Computer Graphics & ImageProcessing2526Mach bandsGhost squares show the effect of edge enhancement in theretina’s pre-processing another effect caused by retinal pre-processingEach of the nine rectangles is a constant colour2728Light detectors in the retinaFoveal vision two classes 150,000 cones per square millimetre in thefovearods cones cones come in three types high resolutioncolour outside fovea: mostly rodssensitive to short, medium and long wavelengths the fovea is a densely packed region in thecentre of the retina lower resolutionprincipally monochromaticprovides peripheral visioncontains the highest density of cones provides the highest resolution visionz allows you to keep the high resolution region in context z allows you to avoid being hit by passing branchesGW Fig 2.1, 2.229Summary of what human eyes do. sample the image that is projected onto theretina adapt to changing conditions perform non-linear processing makes it very hard to model and predict behaviour pass information to the visual cortex 30What is required for vision? illumination some source of light objects which reflect (or transmit) the light eyes to capture the light as an imagewhich performs extremely complex processingdiscussed in the Computer Vision coursedirect viewing 2003 Neil A. Dodgsontransmissionreflection5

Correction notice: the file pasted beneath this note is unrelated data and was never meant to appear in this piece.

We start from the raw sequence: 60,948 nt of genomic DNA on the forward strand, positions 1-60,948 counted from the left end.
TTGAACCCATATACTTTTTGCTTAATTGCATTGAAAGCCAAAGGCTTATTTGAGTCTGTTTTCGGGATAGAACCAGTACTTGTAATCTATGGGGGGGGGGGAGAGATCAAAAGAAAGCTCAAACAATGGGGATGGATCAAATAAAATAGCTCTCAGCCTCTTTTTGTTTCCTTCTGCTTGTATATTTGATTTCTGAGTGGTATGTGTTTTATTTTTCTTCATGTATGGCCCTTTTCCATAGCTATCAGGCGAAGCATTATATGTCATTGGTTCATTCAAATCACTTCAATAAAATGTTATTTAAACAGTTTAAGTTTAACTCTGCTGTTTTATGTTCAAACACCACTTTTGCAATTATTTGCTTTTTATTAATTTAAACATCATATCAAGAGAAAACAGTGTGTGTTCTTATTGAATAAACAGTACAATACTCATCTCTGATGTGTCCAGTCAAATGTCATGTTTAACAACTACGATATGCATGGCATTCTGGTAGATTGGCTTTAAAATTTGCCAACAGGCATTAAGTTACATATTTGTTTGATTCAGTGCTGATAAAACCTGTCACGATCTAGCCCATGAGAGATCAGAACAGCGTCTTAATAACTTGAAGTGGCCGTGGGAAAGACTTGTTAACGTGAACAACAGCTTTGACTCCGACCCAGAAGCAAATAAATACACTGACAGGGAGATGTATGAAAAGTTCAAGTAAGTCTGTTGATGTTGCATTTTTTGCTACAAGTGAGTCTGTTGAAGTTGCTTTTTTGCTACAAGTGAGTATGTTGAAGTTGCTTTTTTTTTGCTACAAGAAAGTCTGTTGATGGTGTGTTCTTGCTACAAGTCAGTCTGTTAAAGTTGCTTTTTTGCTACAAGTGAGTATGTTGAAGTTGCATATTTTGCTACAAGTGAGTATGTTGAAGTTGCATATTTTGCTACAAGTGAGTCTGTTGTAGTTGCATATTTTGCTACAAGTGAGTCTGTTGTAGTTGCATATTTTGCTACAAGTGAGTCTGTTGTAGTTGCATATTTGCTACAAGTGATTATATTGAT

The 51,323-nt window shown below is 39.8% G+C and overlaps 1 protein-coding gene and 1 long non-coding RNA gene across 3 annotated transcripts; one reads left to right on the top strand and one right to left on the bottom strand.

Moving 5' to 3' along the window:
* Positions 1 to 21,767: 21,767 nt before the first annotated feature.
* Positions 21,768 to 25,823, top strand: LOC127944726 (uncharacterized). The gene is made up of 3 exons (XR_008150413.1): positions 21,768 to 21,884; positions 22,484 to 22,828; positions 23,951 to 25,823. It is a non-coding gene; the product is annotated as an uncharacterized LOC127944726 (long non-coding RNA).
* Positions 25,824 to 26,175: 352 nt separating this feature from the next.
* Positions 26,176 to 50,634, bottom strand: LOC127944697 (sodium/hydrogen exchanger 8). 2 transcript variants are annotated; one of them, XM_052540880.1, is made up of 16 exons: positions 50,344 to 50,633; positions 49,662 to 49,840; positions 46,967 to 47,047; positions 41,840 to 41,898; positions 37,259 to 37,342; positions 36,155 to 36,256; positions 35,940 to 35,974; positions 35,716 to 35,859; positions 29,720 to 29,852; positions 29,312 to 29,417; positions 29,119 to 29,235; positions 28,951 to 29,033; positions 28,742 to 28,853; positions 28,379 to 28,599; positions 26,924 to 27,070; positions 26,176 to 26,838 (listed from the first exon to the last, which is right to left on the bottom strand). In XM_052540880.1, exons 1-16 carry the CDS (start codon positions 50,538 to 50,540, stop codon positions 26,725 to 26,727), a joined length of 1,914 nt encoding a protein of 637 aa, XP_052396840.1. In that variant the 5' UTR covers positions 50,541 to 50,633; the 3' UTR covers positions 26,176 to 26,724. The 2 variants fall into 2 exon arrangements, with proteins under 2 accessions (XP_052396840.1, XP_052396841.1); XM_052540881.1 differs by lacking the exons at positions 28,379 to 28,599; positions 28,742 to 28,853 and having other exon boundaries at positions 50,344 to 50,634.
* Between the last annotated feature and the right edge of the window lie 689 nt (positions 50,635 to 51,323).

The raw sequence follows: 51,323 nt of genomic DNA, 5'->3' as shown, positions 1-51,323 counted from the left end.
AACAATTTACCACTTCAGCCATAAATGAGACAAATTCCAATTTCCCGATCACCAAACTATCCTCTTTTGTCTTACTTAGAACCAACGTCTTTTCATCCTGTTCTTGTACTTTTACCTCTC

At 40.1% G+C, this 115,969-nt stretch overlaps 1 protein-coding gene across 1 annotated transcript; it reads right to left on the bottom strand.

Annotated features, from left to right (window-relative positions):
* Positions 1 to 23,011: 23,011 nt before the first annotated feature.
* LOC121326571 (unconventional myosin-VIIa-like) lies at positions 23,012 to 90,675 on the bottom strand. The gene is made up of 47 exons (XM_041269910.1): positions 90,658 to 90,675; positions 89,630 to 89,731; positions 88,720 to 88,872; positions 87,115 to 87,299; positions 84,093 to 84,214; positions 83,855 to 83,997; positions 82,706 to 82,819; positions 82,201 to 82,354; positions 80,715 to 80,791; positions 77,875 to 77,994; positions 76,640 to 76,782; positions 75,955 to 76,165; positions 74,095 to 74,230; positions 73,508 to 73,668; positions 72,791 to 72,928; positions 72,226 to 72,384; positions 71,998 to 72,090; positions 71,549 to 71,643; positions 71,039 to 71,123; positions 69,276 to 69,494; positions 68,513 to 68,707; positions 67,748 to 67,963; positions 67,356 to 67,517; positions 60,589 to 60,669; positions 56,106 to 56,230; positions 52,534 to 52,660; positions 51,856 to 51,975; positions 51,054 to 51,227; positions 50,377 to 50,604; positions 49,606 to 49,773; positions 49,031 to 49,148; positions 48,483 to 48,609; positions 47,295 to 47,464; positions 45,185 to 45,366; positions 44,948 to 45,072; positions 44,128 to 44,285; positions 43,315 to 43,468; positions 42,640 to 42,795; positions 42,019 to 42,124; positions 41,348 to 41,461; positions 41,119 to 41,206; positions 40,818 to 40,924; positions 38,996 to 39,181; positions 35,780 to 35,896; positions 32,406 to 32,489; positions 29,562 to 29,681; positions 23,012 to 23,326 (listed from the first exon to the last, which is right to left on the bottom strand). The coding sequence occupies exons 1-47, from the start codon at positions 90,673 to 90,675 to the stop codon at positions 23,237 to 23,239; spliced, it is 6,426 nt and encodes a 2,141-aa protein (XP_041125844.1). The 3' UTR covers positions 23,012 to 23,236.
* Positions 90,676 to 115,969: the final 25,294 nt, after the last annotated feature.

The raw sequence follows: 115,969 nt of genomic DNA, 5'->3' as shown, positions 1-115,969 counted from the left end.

Computer Graphics & ImageProcessing3132Light: wavelengths & spectraClassifying colours light is electromagnetic radiation we want some way of classifying colours and,preferably, quantifying them we will discuss:visible light is a tiny part of the electromagnetic spectrumvisible light ranges in wavelength from 700nm (red end ofspectrum) to 400nm (violet end) every light has a spectrum of wavelengths thatit emitsMIN Fig 22a every object has a spectrum of wavelengthsthat it reflects (or transmits) the combination of the two gives the spectrumof wavelengths that arrive at the eye MIN Examples 1 & 2 Munsell’s artists’ scheme the mechanism of colour vision various colour spaces which classifies colours on a perceptual basishow colour perception workswhich quantify colour based on either physical orperceptual models of colour3334Munsell’s colour classification systemColour vision three axes three types of conehue ¾ the dominant colourlightness ¾ bright colours/dark colourssaturation ¾ vivid colours/dull colours worked out by testing it on peopleeach responds to a different spectrum can represent this as a 3D graph any two adjacent colours are a standard“perceptual” distance apart different numbers of the different types MIN Fig 4Colour plate 1 but how does the eye actually see colour?far fewer of the short wavelength receptorsso cannot see fine detail in blueoverall intensity response of the eye can becalculated invented by A. H. Munsell, an American artist, in 1905 in an attempt to systematically classify coloursJMF Fig 20bvery roughly long, medium, and short wavelengthseach has a response function l(λ), m(λ), s(λ)y(λ) l(λ) m(λ) s(λ)y k P(λ) y(λ) dλ is the perceived luminance3536Colour signals sent to the brain the signal that is sent to the brain is preprocessed by the retinalong mediumlong-mediumlong medium -shortshort luminance red-green yellow-bluethis theory explains: colour-blindness effectswhy red, yellow, green and blue are perceptually importantwhy you can see e.g. a yellowish red but not a greenish red 2003 Neil A. DodgsonChromatic metamerism many different spectra will induce the same responsein our cones the values of the three perceived values can be calculated as:z l k P(λ) l(λ) dλz m k P(λ) m(λ) dλz s k P(λ) s(λ) dλk is some constant, P(λ) is the spectrum of the light incident onthe retinatwo different spectra (e.g. P1(λ) and P2(λ)) can give the samevalues of l, m, swe can thus fool the eye into seeing (almost) any colour bymixing correct proportions of some small number of lights6